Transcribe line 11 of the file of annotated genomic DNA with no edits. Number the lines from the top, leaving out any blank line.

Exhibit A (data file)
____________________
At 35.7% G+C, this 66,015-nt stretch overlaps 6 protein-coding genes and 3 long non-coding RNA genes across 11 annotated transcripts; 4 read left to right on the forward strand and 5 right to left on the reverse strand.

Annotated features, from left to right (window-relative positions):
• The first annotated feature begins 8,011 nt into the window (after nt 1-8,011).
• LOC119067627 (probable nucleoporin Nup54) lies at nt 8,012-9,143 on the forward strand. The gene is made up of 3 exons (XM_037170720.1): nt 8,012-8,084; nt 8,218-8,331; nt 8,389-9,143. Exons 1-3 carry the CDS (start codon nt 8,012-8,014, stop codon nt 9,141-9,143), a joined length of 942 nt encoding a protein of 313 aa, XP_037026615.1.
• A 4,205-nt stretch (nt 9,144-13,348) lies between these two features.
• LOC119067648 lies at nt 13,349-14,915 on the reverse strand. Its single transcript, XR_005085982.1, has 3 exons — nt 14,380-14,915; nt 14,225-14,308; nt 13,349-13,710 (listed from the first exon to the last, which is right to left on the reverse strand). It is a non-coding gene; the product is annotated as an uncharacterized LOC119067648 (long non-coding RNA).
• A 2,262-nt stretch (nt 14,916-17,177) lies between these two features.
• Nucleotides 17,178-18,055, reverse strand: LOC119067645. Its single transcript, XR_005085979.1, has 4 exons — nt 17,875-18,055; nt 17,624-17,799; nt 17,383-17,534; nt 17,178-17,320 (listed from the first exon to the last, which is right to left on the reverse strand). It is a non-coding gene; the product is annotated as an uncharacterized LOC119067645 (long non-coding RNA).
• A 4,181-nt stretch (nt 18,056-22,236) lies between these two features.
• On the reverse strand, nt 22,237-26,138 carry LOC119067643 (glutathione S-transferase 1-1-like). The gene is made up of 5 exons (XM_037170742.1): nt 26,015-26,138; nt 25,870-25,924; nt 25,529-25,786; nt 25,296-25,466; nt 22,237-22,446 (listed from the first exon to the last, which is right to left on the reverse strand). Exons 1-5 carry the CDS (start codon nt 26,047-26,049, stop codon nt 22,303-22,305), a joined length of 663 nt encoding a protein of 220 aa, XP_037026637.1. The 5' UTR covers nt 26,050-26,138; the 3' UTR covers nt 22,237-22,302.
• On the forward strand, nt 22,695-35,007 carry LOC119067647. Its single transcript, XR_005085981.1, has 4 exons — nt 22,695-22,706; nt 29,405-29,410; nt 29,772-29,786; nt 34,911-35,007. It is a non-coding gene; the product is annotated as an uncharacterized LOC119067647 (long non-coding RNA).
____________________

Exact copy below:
• On the forward strand, nt 22,695-35,007 carry LOC119067647. Its single transcript, XR_005085981.1, has 4 exons — nt 22,695-22,706; nt 29,405-29,410; nt 29,772-29,786; nt 34,911-35,007. It is a non-coding gene; the product is annotated as an uncharacterized LOC119067647 (long non-coding RNA).